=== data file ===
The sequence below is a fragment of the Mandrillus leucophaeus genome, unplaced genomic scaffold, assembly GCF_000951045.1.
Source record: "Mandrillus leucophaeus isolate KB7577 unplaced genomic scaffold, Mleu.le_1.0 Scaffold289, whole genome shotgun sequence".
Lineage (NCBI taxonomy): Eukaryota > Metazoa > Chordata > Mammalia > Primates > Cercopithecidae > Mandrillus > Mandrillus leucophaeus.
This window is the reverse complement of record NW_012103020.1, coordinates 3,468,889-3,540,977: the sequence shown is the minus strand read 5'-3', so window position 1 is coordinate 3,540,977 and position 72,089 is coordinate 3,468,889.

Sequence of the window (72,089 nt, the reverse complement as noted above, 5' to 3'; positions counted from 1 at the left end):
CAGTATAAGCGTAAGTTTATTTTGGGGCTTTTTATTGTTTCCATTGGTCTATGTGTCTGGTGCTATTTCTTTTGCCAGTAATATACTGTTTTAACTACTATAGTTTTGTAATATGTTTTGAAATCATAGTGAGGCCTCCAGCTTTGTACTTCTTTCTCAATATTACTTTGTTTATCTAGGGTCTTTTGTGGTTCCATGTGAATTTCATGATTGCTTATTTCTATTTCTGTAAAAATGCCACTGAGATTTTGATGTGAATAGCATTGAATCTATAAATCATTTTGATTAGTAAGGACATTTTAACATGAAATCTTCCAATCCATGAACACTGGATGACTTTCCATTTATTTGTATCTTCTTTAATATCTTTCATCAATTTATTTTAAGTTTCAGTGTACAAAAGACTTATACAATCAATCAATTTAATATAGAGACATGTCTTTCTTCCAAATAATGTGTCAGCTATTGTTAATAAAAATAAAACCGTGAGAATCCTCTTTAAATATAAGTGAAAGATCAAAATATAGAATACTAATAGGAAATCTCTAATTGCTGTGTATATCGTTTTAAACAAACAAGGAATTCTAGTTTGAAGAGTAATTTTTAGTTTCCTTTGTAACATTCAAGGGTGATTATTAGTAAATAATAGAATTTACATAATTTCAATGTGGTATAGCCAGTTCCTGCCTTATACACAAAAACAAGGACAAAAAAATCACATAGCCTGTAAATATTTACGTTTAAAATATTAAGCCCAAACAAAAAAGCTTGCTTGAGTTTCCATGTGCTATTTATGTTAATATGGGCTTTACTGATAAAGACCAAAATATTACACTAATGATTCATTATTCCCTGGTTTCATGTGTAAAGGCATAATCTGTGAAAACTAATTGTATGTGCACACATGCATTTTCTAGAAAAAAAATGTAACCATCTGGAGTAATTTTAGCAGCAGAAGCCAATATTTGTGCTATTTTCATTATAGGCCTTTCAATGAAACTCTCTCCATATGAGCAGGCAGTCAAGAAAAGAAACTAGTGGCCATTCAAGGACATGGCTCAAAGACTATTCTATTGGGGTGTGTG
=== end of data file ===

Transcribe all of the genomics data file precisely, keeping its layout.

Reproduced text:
The sequence below is a fragment of the Mandrillus leucophaeus genome, unplaced genomic scaffold, assembly GCF_000951045.1.
Source record: "Mandrillus leucophaeus isolate KB7577 unplaced genomic scaffold, Mleu.le_1.0 Scaffold289, whole genome shotgun sequence".
Lineage (NCBI taxonomy): Eukaryota > Metazoa > Chordata > Mammalia > Primates > Cercopithecidae > Mandrillus > Mandrillus leucophaeus.
This window is the reverse complement of record NW_012103020.1, coordinates 3,468,889-3,540,977: the sequence shown is the minus strand read 5'-3', so window position 1 is coordinate 3,540,977 and position 72,089 is coordinate 3,468,889.

Sequence of the window (72,089 nt, the reverse complement as noted above, 5' to 3'; positions counted from 1 at the left end):
CAGTATAAGCGTAAGTTTATTTTGGGGCTTTTTATTGTTTCCATTGGTCTATGTGTCTGGTGCTATTTCTTTTGCCAGTAATATACTGTTTTAACTACTATAGTTTTGTAATATGTTTTGAAATCATAGTGAGGCCTCCAGCTTTGTACTTCTTTCTCAATATTACTTTGTTTATCTAGGGTCTTTTGTGGTTCCATGTGAATTTCATGATTGCTTATTTCTATTTCTGTAAAAATGCCACTGAGATTTTGATGTGAATAGCATTGAATCTATAAATCATTTTGATTAGTAAGGACATTTTAACATGAAATCTTCCAATCCATGAACACTGGATGACTTTCCATTTATTTGTATCTTCTTTAATATCTTTCATCAATTTATTTTAAGTTTCAGTGTACAAAAGACTTATACAATCAATCAATTTAATATAGAGACATGTCTTTCTTCCAAATAATGTGTCAGCTATTGTTAATAAAAATAAAACCGTGAGAATCCTCTTTAAATATAAGTGAAAGATCAAAATATAGAATACTAATAGGAAATCTCTAATTGCTGTGTATATCGTTTTAAACAAACAAGGAATTCTAGTTTGAAGAGTAATTTTTAGTTTCCTTTGTAACATTCAAGGGTGATTATTAGTAAATAATAGAATTTACATAATTTCAATGTGGTATAGCCAGTTCCTGCCTTATACACAAAAACAAGGACAAAAAAATCACATAGCCTGTAAATATTTACGTTTAAAATATTAAGCCCAAACAAAAAAGCTTGCTTGAGTTTCCATGTGCTATTTATGTTAATATGGGCTTTACTGATAAAGACCAAAATATTACACTAATGATTCATTATTCCCTGGTTTCATGTGTAAAGGCATAATCTGTGAAAACTAATTGTATGTGCACACATGCATTTTCTAGAAAAAAAATGTAACCATCTGGAGTAATTTTAGCAGCAGAAGCCAATATTTGTGCTATTTTCATTATAGGCCTTTCAATGAAACTCTCTCCATATGAGCAGGCAGTCAAGAAAAGAAACTAGTGGCCATTCAAGGACATGGCTCAAAGACTATTCTATTGGGGTGTGTG